Tadashi Yanai, one of the richest men in Japan, told the Wall Street Journal last week that he was “disgusted” by the video of a couple having sex in a Beijing outlet of the clothing chain Uniqlo. The video quickly went viral in China, and Internet commenters wondered if it wasn’t part of some weird publicity stunt on behalf of Yanai’s company, Fast Retailing, which owns Uniqlo.

Yanai vehemently denied the suggestion, but it’s difficult to think the newsworthiness of the story hasn’t helped his company. It certainly hasn’t hurt it. Uniqlo already operates 370 stores in China and plans to open several thousand more.

That’s a lot of retail, and while many global companies would kill for that kind of exposure in China, Fast Retailing’s success on the mainland should be balanced against its possible decline at home. After decades of invincibility, the Uniqlo brand may be on the wane in Japan.

According to a recent feature in Gendai Business, Uniqlo enjoyed worldwide sales of ¥1.65 trillion last year, which is 200 times what the company earned 25 years ago. Annual growth has continually been in the double digits, but the company seems to be hitting a wall. Domestic sales in June were down 11.7 percent compared to the same month last year, causing financial writers to ponder what might have caused such a sudden steep drop. Some thought it might be the weather. June was unseasonably cool, which usually means sales of summer clothes stall, but such considerations usually don’t affect Uniqlo.

One economics professor, Shinya Nagasawa of Waseda University, told the magazine that it’s useful to compare Uniqlo’s image in China with its image in Japan. In China, Uniqlo is an aspirational brand. The quality of both the manufacturing and the design is superior to what’s available for the same price in China, and while that price is a bit high for the average worker, these workers believe Uniqlo merchandise is “worth reaching for.”

In Japan, the brand image is different. Uniqlo is not aspirational. Though consumers agree the clothing is well made and versatile, it’s most salient trait is its low price. At one time this trait was considered a strength. Nagasawa, however, thinks it may be turning into a weakness.

Uniqlo has always stressed low prices, so much so that consumers can’t get beyond the idea when they think of the brand. When a company has an image that isn’t pegged to how much it costs, its prices can rise and fall without much effect on sales. But if consumers note that Fast Retailing is raising prices of Uniqlo clothing, they may unconsciously leave the brand because then it loses its appeal.

Last year, Uniqlo raised prices on some items owing to material cost increases and the low value of the yen, and Yanai, sensitive to the aforementioned brand sense, made a point in April of saying that the price increases did not affect sales. But the economists interviewed by Gendai think it’s only a matter of time before Uniqlo starts shedding customers in Japan. After all, there are other companies, some foreign, who follow a similar business model and stress price over design. There’s no reason for consumers to stick to one retailer if that retailer raises prices. Yanai came of age as a businessman during Japan’s long deflationary period, and he took advantage of it, but his is not the only company that has.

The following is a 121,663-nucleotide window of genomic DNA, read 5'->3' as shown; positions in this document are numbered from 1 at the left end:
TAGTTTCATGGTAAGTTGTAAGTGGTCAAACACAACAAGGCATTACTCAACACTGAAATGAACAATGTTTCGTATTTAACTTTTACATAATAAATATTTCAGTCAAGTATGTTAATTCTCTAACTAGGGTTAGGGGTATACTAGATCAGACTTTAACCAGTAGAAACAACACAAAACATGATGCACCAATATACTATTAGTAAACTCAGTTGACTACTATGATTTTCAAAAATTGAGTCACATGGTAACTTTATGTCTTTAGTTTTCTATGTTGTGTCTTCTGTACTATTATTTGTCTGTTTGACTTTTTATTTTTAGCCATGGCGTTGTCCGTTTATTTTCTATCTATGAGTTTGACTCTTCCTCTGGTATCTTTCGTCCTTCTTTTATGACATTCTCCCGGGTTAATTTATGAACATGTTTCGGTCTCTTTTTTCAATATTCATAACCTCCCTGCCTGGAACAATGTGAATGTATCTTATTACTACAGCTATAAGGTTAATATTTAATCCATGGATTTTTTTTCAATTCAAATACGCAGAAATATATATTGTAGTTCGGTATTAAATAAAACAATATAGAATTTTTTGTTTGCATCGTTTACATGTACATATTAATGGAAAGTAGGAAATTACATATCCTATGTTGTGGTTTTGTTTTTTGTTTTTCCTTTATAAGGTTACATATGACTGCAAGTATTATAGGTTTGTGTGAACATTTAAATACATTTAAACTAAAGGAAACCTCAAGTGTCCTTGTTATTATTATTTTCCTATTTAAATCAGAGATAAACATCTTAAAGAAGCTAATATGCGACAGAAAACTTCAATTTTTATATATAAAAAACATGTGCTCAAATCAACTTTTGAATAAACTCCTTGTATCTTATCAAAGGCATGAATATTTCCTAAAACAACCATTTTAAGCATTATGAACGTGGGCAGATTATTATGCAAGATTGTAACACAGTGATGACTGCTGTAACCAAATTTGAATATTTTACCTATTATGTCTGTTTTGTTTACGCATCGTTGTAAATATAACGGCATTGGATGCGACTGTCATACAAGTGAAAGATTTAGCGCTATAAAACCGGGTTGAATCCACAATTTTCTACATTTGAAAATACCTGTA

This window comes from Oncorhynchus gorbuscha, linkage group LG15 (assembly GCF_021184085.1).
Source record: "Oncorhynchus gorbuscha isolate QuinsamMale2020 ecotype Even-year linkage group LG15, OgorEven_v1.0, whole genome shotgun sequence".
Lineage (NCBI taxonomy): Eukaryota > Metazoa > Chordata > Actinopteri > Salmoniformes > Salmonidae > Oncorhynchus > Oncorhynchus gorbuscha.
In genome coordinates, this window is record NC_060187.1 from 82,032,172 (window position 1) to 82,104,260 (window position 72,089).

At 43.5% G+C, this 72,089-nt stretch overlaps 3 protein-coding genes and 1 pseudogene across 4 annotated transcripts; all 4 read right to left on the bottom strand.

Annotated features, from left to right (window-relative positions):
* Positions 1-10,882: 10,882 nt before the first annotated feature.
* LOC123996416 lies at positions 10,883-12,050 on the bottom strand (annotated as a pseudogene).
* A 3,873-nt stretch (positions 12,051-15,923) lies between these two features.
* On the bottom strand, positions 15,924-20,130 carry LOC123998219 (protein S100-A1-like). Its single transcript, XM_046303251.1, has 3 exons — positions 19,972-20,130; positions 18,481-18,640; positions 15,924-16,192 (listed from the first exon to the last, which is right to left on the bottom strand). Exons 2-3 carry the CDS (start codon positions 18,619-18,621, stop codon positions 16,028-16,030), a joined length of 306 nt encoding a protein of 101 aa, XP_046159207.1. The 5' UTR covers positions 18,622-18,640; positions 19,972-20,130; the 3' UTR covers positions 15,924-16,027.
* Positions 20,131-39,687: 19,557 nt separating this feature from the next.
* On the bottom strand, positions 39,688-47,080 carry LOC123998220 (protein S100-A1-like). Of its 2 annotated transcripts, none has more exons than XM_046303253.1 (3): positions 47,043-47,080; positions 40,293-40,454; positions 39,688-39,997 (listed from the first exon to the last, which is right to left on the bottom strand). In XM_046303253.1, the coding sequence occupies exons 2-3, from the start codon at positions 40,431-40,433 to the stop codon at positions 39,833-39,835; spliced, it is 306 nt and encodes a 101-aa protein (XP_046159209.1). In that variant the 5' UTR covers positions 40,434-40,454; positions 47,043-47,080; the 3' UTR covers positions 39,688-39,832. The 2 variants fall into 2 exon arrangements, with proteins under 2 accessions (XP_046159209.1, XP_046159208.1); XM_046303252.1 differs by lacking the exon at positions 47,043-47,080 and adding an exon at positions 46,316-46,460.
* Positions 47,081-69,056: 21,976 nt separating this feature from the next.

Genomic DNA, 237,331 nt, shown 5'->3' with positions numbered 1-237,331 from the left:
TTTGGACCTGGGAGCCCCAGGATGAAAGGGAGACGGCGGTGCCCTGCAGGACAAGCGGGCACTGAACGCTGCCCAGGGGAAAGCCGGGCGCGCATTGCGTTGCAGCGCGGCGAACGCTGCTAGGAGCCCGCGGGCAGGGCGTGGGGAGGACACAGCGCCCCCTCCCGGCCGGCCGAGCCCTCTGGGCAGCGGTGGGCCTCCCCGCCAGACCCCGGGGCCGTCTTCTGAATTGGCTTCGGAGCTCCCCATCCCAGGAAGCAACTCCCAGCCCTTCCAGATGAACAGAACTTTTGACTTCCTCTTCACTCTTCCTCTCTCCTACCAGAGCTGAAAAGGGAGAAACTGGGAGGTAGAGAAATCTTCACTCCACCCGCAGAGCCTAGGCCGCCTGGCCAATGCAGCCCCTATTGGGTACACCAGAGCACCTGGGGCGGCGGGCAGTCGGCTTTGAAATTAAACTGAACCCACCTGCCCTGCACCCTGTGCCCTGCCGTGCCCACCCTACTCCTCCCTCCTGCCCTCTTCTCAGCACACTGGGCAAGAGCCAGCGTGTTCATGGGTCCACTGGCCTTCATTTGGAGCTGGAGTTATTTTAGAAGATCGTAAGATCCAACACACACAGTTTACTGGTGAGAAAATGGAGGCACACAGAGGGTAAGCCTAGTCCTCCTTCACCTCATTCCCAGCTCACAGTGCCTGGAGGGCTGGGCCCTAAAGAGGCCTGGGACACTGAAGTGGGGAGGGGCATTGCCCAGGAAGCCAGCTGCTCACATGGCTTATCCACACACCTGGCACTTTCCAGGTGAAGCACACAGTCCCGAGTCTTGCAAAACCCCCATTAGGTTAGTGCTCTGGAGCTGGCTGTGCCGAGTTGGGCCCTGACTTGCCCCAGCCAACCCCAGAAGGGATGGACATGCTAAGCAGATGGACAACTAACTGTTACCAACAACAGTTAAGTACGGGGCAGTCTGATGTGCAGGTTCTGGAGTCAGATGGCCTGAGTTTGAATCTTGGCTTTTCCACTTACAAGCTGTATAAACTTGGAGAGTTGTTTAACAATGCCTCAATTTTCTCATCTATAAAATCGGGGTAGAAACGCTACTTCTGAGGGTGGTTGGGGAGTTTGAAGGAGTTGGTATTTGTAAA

Uniqlo’s problem is not entirely economic in nature. There is apparently also a shift in the Japanese consumer’s basic philosophy that could cause Yanai some heartbreak. In a recent discussion in the Asahi Shimbun, essayist Kamiko Inuyama, who was born in 1981, talks about the trend among consumers toward rationalization, in particular with regard to clothing. She cites the popularity of the Japanese translation of Jennifer L. Scott’s best seller “Lessons from Madame Chic,” which describes the young American’s home stay in Paris some years ago with a French family. Scott was impressed at how effective the woman of the house, whom she calls Madame Chic, handled the family’s finances, though the part of the book that appeals mainly to Japanese readers is the one about Madame Chic’s wardrobe, which was limited to 10 items. Madame Chic is not being cheap; she just understands what looks good and doesn’t need a lot of clothing to achieve that look.

Inuyama connects the popularity of Scott’s book with that of “organizing consultant” Marie Kondo, whose book on how to throw stuff away has been translated into at least four languages. Time magazine even chose her as one of the world’s most influential people in 2015. Inuyama thinks the appeal of the two books comes down to a kind of reverse snobbishness: I know what I like and don’t buy more than I need. She thinks it’s “human nature” to want to purchase things, so people who can do with less somehow come across as more spiritually rigorous. It’s fashionable not to care about fashion.

On the surface, this philosophy, which is the basis for everything from cloud computing to the “tiny house” movement, would seem to support Uniqlo’s brand image, since Yanai has famously said he has no interest in fashion. But the whole point of Uniqlo is that the clothing’s relatively high quality and relatively low price work together to make it simple and painless to buy. People purchase it in accordance with the impulse to spend money, so when you consciously suppress that impulse Uniqlo loses its appeal as both merchandise and self-expression. It just turns into inexpensive generic clothing and, eventually, clutter.

In the end, Uniqlo could become a victim of its brand image. At the very least, according to Nagasawa, the company’s business model has “reached its limit,” which means Yanai might need to rethink it and how it is perceived in Japan. That frisky Chinese couple may have actually done him a favor. There are worse things to be associated with than sex.

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